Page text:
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Texas WR Armanti Foreman flashes in opportunity vs. Oklahoma State

Kid's got speed for days.

Brett Deering/Getty Images

For much of the second half against the Oklahoma State Cowboys on Saturday night in Stillwater, the Texas Longhorns failed to deliver the decisive blow to fully put the game out of reach.

Until freshman wide receiver Armanti Foreman streaked down the middle of the field and had a high, arcing 45-yard pass dropped right over his shoulder by sophomore quarterback Tyrone Swoopes, one of the best throws of his young career:

The catch provided the final 28-7 margin with 4:31 left in the game and put to rest any hopes of a furious last-second comeback by the Cowboys.

According to Ian Boyd of SB Nation/Inside Texas, perhaps the most impressive part of the play was the fact that Foreman appeared to run past a Tampa-2 defense because he was able to "hit another gear," as head coach Charlie Strong put it.

And though a two-deep safety alignment doesn't close the middle of the field where Foreman ran through, it's a defense designed to stop big passing plays. Unfortunately for Oklahoma State, the speed of the Texas City product was just too much.

A Semper Fi All-American and a consensus four-star prospect rated as the No. 16 wide receiver nationally and the No. 16 prospect in the state of Texas according to the 247Sports Composite rankings, Foreman committed to Oklahoma early in the process before eventually opening up his recruitment.

He was high on Texas, but it wasn't until the Longhorns became one of the first major schools to offer his twin brother D'Onta that he once again ended his recruitment when both brothers pledged to the Horns. Rumors of a possible visit or two persisted before Signing Day, though the brothers eventually inked without visiting other schools.

Despite his lack of size, he was an impressive deep threat in high school, a skill that has already translated to college. Foreman was also an extremely important part of the class as the No. 3-ranked player overall in the 23-man signing class.

Swoopes and the staff have told Foreman to stay ready this season, even as he got limited reps behind more experienced players despite flashing on those reverses.

So when senior wide receiver Jaxon Shipley went down in the first half against Oklahoma State with a hamstring injury, Foreman got his first chance to play extended snaps.

"It was great seeing young guys come in and step up," Swoopes said. "We've told them all season to stay ready because you just never know. So it was great seeing him come in and have a big part in the win."

Coming into the game, Foreman had four catches for 23 yards and two carries for 41 yards, including a 30-yard run against Kansas on his first collegiate carry. However, he hadn't gotten an opportunity on a reverse since the Baylor game.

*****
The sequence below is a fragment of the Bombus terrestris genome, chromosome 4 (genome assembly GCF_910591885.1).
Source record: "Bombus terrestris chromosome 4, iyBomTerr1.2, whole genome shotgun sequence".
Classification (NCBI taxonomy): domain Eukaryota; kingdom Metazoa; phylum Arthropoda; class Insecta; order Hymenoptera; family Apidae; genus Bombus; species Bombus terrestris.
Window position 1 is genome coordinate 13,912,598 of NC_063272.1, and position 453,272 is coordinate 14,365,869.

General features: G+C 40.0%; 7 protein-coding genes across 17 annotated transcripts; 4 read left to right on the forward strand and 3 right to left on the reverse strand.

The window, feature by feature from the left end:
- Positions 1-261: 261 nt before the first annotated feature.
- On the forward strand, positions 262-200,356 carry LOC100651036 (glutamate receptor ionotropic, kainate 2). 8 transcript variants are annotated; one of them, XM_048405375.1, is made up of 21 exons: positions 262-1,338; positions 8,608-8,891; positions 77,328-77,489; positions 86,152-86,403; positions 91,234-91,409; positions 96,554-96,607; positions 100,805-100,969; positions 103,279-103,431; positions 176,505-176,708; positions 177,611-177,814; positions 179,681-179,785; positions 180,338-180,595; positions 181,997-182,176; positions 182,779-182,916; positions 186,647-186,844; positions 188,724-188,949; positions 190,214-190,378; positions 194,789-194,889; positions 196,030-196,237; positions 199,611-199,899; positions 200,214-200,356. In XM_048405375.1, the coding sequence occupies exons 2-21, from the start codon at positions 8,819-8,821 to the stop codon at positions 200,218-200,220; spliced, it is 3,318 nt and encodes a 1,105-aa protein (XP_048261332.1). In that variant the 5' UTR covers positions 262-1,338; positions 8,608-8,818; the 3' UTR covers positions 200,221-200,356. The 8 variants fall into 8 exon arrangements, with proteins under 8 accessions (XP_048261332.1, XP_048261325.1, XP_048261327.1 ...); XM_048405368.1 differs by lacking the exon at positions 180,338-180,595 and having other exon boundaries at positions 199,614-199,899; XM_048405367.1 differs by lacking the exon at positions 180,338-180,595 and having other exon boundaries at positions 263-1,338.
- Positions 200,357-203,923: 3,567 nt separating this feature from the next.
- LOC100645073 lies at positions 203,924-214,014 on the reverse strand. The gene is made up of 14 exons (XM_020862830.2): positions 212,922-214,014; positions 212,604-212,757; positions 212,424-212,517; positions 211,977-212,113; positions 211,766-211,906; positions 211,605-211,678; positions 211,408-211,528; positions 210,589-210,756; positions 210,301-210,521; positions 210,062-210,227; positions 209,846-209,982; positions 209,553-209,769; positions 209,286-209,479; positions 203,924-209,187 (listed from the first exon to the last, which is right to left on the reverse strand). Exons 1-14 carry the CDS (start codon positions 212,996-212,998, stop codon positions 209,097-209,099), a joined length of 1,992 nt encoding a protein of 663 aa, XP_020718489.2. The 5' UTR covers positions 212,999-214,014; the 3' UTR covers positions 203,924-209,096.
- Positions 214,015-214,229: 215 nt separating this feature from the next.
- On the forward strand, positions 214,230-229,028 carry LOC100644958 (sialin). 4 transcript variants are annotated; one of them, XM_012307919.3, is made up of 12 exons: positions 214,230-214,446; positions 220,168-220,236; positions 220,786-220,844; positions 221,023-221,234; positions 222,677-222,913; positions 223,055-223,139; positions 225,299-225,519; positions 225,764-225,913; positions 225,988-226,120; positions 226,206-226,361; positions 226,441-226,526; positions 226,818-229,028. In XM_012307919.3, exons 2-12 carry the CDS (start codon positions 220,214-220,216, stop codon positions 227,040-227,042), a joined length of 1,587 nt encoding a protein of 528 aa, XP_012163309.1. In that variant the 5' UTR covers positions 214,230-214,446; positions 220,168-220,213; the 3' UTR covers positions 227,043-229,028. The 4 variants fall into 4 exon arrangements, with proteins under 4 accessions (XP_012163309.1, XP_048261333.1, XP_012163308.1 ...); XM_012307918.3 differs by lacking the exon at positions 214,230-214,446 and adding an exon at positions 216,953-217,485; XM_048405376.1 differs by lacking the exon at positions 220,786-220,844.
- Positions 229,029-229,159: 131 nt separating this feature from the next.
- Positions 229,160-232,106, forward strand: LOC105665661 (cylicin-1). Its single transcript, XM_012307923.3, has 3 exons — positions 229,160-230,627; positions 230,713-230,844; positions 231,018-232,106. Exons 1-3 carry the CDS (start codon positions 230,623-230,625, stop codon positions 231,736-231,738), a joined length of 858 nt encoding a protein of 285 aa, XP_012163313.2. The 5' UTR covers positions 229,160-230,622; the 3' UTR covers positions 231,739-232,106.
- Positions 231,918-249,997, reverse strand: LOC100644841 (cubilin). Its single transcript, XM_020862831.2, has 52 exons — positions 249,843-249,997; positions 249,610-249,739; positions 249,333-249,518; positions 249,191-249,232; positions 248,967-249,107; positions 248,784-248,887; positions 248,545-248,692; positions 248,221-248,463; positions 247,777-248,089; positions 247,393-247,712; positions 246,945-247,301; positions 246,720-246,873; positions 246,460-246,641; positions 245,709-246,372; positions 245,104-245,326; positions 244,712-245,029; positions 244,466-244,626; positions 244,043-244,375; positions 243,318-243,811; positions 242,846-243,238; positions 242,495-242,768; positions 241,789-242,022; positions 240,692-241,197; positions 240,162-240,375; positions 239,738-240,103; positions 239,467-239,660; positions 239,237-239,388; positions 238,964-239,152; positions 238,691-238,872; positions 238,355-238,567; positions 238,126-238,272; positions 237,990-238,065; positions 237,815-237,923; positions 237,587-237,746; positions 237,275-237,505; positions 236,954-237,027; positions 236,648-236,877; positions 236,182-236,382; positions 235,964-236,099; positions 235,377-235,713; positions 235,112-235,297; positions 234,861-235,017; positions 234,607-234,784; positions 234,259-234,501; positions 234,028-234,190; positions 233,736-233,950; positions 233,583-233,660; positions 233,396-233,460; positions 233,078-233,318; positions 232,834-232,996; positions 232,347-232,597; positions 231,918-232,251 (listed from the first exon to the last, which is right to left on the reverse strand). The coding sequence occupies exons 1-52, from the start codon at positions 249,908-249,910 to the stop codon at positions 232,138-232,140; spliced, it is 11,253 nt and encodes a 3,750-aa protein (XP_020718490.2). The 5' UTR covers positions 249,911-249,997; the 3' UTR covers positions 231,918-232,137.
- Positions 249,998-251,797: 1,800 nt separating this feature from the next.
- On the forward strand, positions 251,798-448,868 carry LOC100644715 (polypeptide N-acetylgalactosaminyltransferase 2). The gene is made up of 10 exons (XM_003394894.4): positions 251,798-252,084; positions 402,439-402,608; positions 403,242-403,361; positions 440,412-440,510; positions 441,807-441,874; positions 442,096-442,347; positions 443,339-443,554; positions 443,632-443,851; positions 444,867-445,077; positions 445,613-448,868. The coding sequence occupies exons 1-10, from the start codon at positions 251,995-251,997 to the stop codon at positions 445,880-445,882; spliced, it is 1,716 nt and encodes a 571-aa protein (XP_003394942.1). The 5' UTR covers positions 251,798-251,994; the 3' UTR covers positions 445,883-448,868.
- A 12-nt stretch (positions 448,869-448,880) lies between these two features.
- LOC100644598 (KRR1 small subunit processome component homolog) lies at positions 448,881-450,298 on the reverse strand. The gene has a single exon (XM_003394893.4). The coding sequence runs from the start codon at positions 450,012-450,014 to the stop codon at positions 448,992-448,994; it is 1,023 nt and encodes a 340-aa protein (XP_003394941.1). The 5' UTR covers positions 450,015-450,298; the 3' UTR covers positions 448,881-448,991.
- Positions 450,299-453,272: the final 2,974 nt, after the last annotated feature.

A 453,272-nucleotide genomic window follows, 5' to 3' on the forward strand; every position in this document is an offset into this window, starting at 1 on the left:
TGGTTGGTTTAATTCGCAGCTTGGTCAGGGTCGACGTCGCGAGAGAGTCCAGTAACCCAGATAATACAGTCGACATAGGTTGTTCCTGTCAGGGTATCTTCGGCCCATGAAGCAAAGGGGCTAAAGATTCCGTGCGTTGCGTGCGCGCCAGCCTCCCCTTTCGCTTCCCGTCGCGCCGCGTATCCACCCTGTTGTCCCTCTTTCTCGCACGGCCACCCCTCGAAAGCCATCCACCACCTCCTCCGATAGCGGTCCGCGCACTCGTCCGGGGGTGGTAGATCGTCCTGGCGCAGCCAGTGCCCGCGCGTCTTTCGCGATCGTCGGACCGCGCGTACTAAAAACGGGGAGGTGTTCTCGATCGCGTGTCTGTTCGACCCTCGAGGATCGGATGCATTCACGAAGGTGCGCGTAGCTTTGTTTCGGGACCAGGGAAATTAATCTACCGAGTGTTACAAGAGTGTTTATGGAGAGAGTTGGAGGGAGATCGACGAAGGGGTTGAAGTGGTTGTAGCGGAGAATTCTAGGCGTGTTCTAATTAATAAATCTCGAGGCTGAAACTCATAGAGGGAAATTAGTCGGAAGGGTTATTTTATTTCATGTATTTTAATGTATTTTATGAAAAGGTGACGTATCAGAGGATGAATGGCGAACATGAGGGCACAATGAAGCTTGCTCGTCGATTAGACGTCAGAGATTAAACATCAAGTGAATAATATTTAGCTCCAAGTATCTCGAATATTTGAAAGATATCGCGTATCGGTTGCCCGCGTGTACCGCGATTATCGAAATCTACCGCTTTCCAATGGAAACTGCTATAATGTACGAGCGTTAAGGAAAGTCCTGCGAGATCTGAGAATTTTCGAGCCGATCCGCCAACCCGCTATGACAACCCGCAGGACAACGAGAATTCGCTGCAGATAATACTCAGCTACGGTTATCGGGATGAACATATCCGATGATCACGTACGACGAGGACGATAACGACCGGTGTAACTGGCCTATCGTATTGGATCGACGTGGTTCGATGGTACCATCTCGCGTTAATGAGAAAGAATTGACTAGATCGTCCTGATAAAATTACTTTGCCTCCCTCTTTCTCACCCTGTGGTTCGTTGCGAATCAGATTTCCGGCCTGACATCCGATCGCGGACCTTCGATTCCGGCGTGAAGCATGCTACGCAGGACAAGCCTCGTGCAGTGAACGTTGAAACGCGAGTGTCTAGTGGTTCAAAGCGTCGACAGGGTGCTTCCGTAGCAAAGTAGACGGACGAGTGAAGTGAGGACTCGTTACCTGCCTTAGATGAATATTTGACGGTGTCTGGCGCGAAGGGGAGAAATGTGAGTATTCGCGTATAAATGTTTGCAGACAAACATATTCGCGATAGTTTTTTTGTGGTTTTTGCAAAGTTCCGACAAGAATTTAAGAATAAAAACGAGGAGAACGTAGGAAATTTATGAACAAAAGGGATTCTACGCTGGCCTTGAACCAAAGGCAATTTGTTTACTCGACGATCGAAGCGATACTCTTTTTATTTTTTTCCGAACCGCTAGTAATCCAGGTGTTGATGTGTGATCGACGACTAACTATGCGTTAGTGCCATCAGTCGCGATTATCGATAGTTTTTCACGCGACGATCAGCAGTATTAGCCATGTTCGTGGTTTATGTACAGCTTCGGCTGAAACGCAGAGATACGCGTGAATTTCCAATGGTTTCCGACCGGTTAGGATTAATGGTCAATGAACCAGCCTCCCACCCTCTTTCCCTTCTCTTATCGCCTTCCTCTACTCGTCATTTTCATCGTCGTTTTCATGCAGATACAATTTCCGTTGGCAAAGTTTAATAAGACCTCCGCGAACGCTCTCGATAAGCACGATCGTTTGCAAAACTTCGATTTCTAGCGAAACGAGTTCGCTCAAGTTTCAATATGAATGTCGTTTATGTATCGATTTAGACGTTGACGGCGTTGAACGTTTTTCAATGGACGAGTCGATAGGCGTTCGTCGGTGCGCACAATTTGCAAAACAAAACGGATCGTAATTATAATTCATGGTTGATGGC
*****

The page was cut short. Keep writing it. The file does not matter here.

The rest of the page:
Since Shipley should return for the TCU game and play in the bowl barring another injury, Foreman may not have many more chances on offense for the rest of this season, but Strong likes his speed on kickoff return. Following a return against North Texas in the opener, Foreman didn't have any chances for most of the season after fellow freshman wide receiver Roderick Bernard eventually took over the job, but the Sharpstown product suffered a torn ACL against Kansas State and Foreman has been back returning kicks.

In his five chances since the North Texas game, Foreman has yet to break a long return, but with his speed and moves, it may simply be a matter of getting the right blocking in front of him, an admittedly unlikely scenario given the season-long struggles in that department.

Regardless of whether it can show up in that phase, the talent of Foreman is just waiting to flash.

"The thing about him, once he gets in open, he can make people miss and outrun people," said Strong. "He's still a young receiver and is still learning. He's going to develop into a really good player, but he still has a lot to learn."

The area for growth is in his route running and getting on the same page with Swoopes on any option routes that he might run. Achieving a high proficiency in that area may take some time, but if play caller Shawn Watson can put him in the right situations running straight down the field, taking the ball on reverses, and maybe even catching some screen passes, he has home-run ability every time he touches the football.

In fact, even though he's only touched the ball a handful of times, his electricity and make-you-miss ability was present from the start, giving him a combination that Texas hasn't seen in a receiver besides junior Daje Johnson since Jordan Shipley.

Foreman is unlikely to ever challenge Shipley for overall reliability, but if he can even come close to maximizing his ability, he could have an incredible career on the 40 Acres.